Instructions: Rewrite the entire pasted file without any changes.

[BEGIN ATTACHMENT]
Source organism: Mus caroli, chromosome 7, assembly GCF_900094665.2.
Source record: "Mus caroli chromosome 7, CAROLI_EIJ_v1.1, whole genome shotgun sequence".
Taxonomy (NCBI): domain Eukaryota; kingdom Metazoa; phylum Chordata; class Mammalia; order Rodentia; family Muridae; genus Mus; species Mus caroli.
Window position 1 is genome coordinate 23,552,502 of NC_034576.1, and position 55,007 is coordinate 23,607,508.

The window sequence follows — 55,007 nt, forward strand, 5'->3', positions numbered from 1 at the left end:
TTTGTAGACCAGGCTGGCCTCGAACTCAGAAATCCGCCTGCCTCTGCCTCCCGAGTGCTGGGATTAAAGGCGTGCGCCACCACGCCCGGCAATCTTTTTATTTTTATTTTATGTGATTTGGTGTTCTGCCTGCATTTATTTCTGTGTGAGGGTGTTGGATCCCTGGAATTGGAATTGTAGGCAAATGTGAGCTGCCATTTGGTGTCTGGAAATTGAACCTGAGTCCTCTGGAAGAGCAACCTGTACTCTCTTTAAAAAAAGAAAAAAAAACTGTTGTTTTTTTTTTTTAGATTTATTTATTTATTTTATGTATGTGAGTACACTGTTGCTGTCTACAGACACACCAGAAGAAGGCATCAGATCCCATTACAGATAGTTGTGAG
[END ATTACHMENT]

Source organism: Mus caroli, chromosome 7, assembly GCF_900094665.2.
Source record: "Mus caroli chromosome 7, CAROLI_EIJ_v1.1, whole genome shotgun sequence".
Taxonomy (NCBI): domain Eukaryota; kingdom Metazoa; phylum Chordata; class Mammalia; order Rodentia; family Muridae; genus Mus; species Mus caroli.
Window position 1 is genome coordinate 23,552,502 of NC_034576.1, and position 55,007 is coordinate 23,607,508.

The window sequence follows — 55,007 nt, forward strand, 5'->3', positions numbered from 1 at the left end:
TTTGTAGACCAGGCTGGCCTCGAACTCAGAAATCCGCCTGCCTCTGCCTCCCGAGTGCTGGGATTAAAGGCGTGCGCCACCACGCCCGGCAATCTTTTTATTTTTATTTTATGTGATTTGGTGTTCTGCCTGCATTTATTTCTGTGTGAGGGTGTTGGATCCCTGGAATTGGAATTGTAGGCAAATGTGAGCTGCCATTTGGTGTCTGGAAATTGAACCTGAGTCCTCTGGAAGAGCAACCTGTACTCTCTTTAAAAAAAGAAAAAAAAACTGTTGTTTTTTTTTTTTAGATTTATTTATTTATTTTATGTATGTGAGTACACTGTTGCTGTCTACAGACACACCAGAAGAAGGCATCAGATCCCATTACAGATAGTTGTGAG